RESP

Should you use your RRSP to fund a later-in-life university degree?

Q. I’m 58 years old and I retired earlier this year. I’m considering withdrawing money from my RRSP under the Lifelong Learning Plan (LLP) next year so I can fulfill a dream of mine, which is to complete a Master of Science degree in biology. How much can I withdraw, and what are the pros and c ...

What to do with a monetary advance on your inheritance

Q. My amazing parents are downsizing and have decided to gift my husband and me $200,000. It’s nice for us but leaves me with a lot of questions. My husband and I are 37 years old and have been happily married for 15 years. We have no credit card debt, and just $12,000 on a credit line we used fo ...

What’s the best TFSA investing strategy for a young professional?

Q. I’m a 28-year-old speech-language pathologist making around $5,000 per month after tax. I have been aggressively saving for the past two years and was able to fully pay off my $32,000 student loan debt during that time as well. I currently have $10,000 in my TFSA and I am not sure what to do w ...

When you should take a break from investing

Q. For the last three years, I have been investing with a Couch Potato portfolio using ETFs. I’m about to get married and hopefully start a family. Would the Couch Potato still be a good strategy during what I know will be high-expense years, with a mortgage, children and so on in the near future ...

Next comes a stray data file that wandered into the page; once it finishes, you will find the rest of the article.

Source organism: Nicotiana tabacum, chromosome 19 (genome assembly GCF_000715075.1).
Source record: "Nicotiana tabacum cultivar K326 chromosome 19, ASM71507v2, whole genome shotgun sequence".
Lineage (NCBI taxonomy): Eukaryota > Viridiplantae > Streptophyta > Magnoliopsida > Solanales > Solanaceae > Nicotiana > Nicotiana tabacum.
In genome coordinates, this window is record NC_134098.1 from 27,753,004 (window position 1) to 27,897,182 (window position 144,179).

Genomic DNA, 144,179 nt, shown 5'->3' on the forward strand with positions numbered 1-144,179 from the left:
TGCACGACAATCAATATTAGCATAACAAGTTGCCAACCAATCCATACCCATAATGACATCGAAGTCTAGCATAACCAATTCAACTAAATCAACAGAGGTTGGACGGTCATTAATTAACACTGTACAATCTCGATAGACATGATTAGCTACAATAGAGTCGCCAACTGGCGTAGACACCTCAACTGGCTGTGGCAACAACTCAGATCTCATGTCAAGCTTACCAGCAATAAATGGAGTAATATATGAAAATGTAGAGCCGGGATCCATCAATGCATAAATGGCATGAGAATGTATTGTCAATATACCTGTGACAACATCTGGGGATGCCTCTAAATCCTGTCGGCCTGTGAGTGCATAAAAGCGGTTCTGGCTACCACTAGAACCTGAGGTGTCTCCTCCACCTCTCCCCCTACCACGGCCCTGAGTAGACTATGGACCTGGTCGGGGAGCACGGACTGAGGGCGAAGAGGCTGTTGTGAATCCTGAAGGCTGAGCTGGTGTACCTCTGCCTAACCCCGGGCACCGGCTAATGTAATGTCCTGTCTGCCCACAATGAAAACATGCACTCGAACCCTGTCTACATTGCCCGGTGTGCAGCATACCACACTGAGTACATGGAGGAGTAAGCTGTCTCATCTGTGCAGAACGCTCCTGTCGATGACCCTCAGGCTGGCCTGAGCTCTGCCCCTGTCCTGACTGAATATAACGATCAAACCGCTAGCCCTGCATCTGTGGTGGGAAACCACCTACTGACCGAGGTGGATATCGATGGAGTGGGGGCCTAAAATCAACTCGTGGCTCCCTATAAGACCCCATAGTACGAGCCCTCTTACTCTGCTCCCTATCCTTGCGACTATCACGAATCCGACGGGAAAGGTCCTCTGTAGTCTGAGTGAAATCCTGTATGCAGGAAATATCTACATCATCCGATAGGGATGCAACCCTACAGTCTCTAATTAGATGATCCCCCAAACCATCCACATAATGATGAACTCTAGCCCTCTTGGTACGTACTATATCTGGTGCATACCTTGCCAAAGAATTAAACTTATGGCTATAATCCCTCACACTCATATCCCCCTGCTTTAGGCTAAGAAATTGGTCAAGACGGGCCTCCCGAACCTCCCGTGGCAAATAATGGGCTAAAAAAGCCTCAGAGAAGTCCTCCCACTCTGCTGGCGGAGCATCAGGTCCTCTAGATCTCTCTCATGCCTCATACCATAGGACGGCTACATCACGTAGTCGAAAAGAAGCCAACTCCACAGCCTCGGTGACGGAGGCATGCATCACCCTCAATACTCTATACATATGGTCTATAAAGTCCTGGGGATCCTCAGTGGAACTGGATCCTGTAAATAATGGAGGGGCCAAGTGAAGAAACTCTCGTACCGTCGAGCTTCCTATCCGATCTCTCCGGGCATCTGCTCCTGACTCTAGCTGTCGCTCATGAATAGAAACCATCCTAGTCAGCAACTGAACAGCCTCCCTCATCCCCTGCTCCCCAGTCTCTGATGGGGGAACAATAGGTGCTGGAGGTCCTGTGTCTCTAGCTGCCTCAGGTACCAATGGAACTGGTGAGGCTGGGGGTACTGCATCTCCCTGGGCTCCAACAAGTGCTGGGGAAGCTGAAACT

An easy guide to income splitting for seniors

Q. My husband and I are both retired. He still has income from his business, and I have cashed in all of my RRSPs but one. My question is: Can Hubby cash one of his RRSPs (and pay taxes, of course), but then turn around and buy a spousal RRSP for me? Would that be worth doing? Then I could cash thi ...

ETFs that limit losses in an investment portfolio: are they for real?

Q. We would like to find a product that will offer good, solid downside protection. I purchased the Invesco S&P 500 Downside Hedged ETF (PHDG), but I’m not sure if just leaving it in our portfolio is a good idea. We have a small account and never use stop losses, so we need a good product. — Re ...

What to do when financial advisors doesn’t live up to their promises

Q. My husband and I had a combined investment portfolio of about $750,000. We agreed to a 0.75% fee to our advisor, which amounted to $5,600 last year. Despite that cost, our portfolio is now worth $732,120. This advisor claimed that 4% was his expected gain for us, and he has fallen far short. Any ...

What to do when financial advisors don’t live up to their promises

Q. My husband and I had a combined investment portfolio of about $750,000. We agreed to a 0.75% fee to our advisor, which amounted to $5,600 last year. Despite that cost, our portfolio is now worth $732,120. This advisor claimed that 4% was his expected gain for us, and he has fallen far short. Any ...

Can I have a multi-generational RESP?

Q: I have an existing RESP for my children, but they may not use all the money. Can I add grandchildren (once born) to the same RESP and keep this going in terms of growth and returns? — Frank A:  A Registered Education Savings Plan (RESP) is a great way to save for a child or grandchild’s pos ...

Using asset allocation ETFs for your RESP

One-fund ETF portfolios can be ideal for education savings [MoneySense] ...